I plan to read several of these books- already finding that they sometimes contradict each other. For example, the previous book emphasized that no child under twelve should have a pet hamster. This one talks about involving children as young as three in hamster care, but clearly states that parents must supervise and be the responsible one. Another difference was that the first book said hamsters should never have citrus or acidic foods; this book includes tomatoes and oranges in the list of fruits/vegetables that are safe for your hamster.

I borrowed this book from the public library. I'm thinking of looking for my own copy, so my daughter will have a reference on hand.

Rating: 4/5      112 pages, 2006

Apr 15, 2014

The Tapir Scientist

Saving South America's Largest Mammal
by Sy Montgomery

Great book about a very interesting animal. I've been wanting to read more books by Sy Montgomery, and so far she never disappoints. In this case, she travelled to the Pantanal (a large wetland area in Brazil) to join a team of field biologists led by Pati Medici. Studying tapirs. The book is all about what their work involves on a day-to-day basis. Tracking the animals. Trying to dart or trap them, taking measurements and samples, discovering where they go and who they hang out with. Things they've learned about tapirs and things they still hope to figure out. Difficulties and problem-solving in the field. Long hours of effort for the reward of a brief moment with an elusive wild animal.

Excellent photographs and descriptions of what the field work is like. It's not all about tapirs, either. There's quite a bit of information on the environment, local people, other wildlife, background on members of the research team and so on. Makes for a very well-rounded book that I found very engaging and thorough.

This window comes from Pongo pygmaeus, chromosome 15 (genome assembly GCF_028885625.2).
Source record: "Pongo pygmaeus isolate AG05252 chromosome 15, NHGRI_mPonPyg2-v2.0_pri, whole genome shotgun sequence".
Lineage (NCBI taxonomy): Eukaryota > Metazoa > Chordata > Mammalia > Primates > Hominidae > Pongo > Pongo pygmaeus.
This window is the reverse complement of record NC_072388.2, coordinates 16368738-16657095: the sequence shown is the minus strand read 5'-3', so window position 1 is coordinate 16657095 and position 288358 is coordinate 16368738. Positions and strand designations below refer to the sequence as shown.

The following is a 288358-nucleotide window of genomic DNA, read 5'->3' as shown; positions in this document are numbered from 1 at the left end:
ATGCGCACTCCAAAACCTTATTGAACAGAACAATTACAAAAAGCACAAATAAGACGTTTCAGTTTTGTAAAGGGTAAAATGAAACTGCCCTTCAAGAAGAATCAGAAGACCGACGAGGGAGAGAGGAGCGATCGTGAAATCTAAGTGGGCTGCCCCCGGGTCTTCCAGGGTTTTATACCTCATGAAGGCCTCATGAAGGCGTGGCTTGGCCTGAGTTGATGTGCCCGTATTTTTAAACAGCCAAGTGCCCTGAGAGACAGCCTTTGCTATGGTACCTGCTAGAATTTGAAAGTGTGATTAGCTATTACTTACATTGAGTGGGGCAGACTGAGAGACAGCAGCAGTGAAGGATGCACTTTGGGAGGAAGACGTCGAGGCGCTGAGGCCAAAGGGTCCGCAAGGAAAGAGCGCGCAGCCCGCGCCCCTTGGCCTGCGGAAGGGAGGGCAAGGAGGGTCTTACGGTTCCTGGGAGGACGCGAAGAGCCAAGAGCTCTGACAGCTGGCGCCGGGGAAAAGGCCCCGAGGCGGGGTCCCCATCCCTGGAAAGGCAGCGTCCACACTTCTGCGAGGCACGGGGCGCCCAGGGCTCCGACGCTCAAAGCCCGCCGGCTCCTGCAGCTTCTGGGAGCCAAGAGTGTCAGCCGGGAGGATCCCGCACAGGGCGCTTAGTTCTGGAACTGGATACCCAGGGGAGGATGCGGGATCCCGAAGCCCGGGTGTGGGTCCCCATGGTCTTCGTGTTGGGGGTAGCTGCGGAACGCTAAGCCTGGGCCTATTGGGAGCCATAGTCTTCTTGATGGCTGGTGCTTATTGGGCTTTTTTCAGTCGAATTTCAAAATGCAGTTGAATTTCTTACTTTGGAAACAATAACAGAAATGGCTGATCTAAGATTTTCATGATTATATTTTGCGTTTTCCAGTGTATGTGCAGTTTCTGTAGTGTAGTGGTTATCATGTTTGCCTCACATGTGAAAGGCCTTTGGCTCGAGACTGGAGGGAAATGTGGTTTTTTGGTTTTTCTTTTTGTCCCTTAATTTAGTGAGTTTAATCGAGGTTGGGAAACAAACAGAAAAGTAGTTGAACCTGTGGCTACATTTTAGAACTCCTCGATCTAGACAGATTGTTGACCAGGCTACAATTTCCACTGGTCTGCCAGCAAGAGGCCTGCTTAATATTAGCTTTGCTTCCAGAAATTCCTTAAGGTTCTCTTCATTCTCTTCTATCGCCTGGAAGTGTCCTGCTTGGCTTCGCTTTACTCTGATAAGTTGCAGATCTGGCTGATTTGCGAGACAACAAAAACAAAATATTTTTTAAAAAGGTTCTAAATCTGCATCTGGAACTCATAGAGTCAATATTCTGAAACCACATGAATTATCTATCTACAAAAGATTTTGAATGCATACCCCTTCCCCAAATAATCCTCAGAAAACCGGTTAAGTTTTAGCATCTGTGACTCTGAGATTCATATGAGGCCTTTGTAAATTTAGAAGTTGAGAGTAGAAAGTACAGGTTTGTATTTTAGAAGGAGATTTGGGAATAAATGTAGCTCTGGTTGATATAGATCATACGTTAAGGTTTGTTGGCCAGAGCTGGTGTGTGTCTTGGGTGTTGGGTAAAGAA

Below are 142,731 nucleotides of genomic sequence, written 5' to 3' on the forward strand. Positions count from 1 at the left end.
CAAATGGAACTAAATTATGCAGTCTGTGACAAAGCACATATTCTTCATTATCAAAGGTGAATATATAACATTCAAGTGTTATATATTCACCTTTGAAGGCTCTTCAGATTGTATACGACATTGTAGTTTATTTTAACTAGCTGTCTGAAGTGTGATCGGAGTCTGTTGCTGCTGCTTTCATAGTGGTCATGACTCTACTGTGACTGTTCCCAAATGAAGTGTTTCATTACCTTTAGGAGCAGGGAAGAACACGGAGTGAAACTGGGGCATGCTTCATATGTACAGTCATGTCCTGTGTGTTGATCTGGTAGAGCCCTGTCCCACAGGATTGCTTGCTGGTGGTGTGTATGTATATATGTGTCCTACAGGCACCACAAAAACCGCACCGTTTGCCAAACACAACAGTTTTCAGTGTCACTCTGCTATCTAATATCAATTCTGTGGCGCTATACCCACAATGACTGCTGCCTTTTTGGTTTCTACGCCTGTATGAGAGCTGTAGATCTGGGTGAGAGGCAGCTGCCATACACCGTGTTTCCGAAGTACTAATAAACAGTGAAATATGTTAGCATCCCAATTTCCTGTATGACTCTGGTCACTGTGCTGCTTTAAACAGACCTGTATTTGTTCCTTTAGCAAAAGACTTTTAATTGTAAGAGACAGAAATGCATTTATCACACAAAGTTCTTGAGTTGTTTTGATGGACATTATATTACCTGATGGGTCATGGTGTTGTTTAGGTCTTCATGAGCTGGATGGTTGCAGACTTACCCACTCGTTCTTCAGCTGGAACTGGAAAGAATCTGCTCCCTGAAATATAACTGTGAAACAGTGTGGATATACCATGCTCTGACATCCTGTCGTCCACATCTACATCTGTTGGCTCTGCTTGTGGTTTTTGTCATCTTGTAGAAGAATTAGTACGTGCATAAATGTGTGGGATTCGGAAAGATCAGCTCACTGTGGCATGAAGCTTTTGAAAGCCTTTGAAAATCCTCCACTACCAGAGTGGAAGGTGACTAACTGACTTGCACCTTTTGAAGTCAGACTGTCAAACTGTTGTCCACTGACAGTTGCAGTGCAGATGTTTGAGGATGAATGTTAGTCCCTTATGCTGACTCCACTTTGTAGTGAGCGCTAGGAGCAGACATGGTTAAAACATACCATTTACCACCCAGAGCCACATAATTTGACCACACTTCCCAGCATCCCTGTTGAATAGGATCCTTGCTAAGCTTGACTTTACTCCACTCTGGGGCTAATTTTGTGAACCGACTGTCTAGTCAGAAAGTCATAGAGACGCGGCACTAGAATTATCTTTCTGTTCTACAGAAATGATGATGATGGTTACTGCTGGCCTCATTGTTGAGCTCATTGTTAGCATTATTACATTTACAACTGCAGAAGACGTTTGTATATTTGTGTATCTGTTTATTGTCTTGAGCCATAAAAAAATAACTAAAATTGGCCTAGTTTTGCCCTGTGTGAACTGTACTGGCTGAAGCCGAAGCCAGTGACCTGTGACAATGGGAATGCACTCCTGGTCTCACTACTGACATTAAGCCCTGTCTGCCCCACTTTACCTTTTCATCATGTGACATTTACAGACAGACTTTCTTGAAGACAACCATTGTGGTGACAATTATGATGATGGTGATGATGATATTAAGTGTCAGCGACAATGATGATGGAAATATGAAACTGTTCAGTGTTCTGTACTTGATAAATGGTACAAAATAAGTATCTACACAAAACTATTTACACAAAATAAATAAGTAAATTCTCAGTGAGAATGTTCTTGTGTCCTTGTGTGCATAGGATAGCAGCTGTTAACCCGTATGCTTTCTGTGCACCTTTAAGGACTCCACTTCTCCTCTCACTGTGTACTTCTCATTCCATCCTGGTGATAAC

Rating: 4/5        80 pages, 2013

more opinions:
Jean Little Library
Bookshelf: What We're Reading
For Those About to Mock

Wild Horses

Galloping Through Time
by Kelly Milner Halls

Found this one just browsing on library shelves. It's a pretty good read, with nice photographs. All about wild horses, from their earliest beginnings as small prehistoric mammals to the present day. Featured types of horses are grouped according to what continent or region they live in. I did not realize there were so many different wild horses still roaming free in the world. The mustangs, arabians, chincoteague ponies, barbs, white horses of Camargue (in France) and Namibian desert horses were familiar to me. But also quite a few I had not heard of before including tarpans, koniks and Caspain horses.  Also, since they are part of the horse family (all equines) the wild asses, burros and zebra species are in this book as well. I thought there were more than three kinds of zebra, but guess I was wrong. A bit disappointed the book did not discuss the quagga, not even mention it. No Australian brumbies either?

The scientific aspect was nice, a number of interviews with experts are included. Also listings of places you can travel to see wild horses.

Rating: 3/5        72 pages, 2008

more opinions:
Journal of Ravenseyrie

Apr 13, 2014


A Complete Pet Owner's Manual
by Dr. Peter Fritzsche

Thought to inform myself more on hamster care, since we have one now. So brought home a few pet books from the library. Learned from the fish experience not to bother with the ones in juvenile non-ficion section. A lot of the info in here was already familiar to me, but I was reminded of some important things- like how stressful it is for the hamster when you rearrange stuff in its home cage. Also learned more about the history of these little pets. They are not really domesticated animals, only having become part of the pet trade since the 1980's. In Syria where they come from, people consider them pests. There are twenty different kinds of hamsters, only a few which are suitable to keep as pets. I also didn't know that in the wild some hamsters hibernate through the winter, they can make ultrasonic sounds (similar in frequency to bat calls) and that they can become diabetic. I was also unaware that the use of exercise wheel in hamster cages is a controversial topic among pet owners. The book included some material based on research, from observing the behavior of wild hamster in their natural habitat. Some of the more useful information in the book (for me) was a list of natural foods the hamster can eat (including hay, cat grass and kitchen herbs), instructions on how to find/trap a hamster that has escaped its cage, and tips on how to help your child deal with the death of their pet when it reaches old age (at two or three years).